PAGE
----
U.S. expenditures on hospitals, physicians’ offices, and outpatient care centers rose from $0.8 trillion in 1997 to $1.4 trillion in 2012. Half of these expenditures went toward labor costs, including physicians’ and nurses’ salaries. But the most rapidly growing category of expense was goods and services—pharmaceuticals (purchased by providers), medical devices, and other items, as well as services like accounting and engineering. By 2012, payments for such goods and services accounted for one-third of spending.
Finding ways to control health care spending is a major concern for U.S. policymakers and a goal of many health care delivery reform efforts. And while spending levels are closely tracked, little is known about how the money spent is allocated across the system and how this has changed over time. To inform the development of strategies for cost control, a Commonwealth Fund–supported study compared expenditures and revenues in three health care sectors—hospitals, physicians’ offices, and outpatient care centers in 1997, 2002, 2007, and 2012.
- In 2012, health care revenues exceeded expenses by 10.2 percent across the three sectors.
- Half of all revenue was paid to workers, with 23 percent going toward the wages and benefits of physicians and nurses. Although more nonprofessionals (e.g., support staff in physicians’ offices) were employed in health care over the study period, this did not account for much increased spending.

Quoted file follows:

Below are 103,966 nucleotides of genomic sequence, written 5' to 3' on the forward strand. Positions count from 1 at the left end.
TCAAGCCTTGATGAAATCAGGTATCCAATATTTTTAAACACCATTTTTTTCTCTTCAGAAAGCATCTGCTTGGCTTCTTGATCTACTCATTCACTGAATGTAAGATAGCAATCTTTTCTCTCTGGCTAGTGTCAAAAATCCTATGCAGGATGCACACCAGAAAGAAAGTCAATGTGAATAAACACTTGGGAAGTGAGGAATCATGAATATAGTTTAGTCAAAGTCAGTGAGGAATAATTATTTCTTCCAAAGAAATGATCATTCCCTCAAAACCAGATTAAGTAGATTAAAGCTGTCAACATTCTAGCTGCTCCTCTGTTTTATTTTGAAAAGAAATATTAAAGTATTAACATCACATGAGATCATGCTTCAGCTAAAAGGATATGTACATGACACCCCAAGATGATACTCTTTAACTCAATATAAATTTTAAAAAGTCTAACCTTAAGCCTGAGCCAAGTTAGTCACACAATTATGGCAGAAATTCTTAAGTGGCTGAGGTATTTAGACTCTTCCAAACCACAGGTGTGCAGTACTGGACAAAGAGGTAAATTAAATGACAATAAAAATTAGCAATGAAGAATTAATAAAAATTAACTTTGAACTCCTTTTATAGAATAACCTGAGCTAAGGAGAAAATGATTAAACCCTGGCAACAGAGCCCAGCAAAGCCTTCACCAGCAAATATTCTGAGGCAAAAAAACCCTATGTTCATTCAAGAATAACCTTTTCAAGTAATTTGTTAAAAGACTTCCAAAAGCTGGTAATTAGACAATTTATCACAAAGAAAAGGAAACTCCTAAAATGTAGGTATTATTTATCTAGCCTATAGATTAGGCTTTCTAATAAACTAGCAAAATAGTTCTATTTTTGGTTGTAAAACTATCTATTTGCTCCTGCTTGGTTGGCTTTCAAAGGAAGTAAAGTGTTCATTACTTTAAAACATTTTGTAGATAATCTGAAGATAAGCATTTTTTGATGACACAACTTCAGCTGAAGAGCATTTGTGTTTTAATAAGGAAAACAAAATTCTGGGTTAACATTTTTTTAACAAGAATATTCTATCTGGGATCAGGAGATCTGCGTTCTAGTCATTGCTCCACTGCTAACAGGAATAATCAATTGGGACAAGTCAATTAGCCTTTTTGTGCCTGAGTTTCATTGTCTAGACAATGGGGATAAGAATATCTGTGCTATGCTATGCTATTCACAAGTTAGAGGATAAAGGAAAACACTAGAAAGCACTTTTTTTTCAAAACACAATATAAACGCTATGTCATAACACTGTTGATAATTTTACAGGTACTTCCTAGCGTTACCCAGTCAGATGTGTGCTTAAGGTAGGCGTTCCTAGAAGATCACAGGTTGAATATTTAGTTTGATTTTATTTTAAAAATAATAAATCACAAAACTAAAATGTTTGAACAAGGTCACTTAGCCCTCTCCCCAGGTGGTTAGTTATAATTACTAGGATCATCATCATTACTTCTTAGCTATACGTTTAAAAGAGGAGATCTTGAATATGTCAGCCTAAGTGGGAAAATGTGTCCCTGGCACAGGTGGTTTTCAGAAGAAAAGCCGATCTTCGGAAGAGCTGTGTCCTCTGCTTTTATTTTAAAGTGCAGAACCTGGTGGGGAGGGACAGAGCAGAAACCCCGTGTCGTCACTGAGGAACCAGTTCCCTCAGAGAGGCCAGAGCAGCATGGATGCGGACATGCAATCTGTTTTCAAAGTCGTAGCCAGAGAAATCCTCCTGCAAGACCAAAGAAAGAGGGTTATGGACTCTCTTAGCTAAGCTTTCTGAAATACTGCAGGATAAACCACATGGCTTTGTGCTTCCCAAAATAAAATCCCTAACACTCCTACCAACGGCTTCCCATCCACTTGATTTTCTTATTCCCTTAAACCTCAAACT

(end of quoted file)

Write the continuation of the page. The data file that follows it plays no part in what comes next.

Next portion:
- Even though labor remained the single-largest contributor to costs, the share of revenue spent on labor declined modestly from 1997 to 2012, from 53.2 percent to 49.8 percent.
- The fastest-growing expense category across the three sectors was goods and services, including pharmaceuticals, medical devices, IT systems, and accounting and engineering services. In 2012, payments for goods and services accounted for one-third of spending.
The Big Picture
The findings suggest that regulatory and market changes, economywide trends, and the expanding role of technology have all influenced health care spending. Over the study period, health care providers experienced declining payments from public insurers and from some private payers. But providers appear to have been able to adjust their expenses in response to reduced revenue. While labor costs continue to be high, overall labor compensation declined slightly. The prominent role of technology in health care is apparent in the increased share of expenses going toward goods and services.
"Changes in the health care sector—including the development of new delivery systems and the introduction of new technologies—are likely to alter where the money in the sector goes and who receives how much of it in the future."
About the Study
The researchers used data from the Bureau of Labor Statistics and the Economic Census, conducted in 1997, 2002, 2007, and 2012, and from the Economic Census’s annual industry accounts. They examined intermediate costs (the monetary value of goods and services), labor costs (wages, benefits, and contract labor), capital expenses (including structures and equipment), and tax expenses (including taxes and license fees). Results are reported in constant 2012 dollars.
The Bottom Line
Ongoing changes to health care delivery and the growing adoption of new technologies are likely to change where health care dollars are spent. Monitoring the different components of health care spending can help inform policymaking.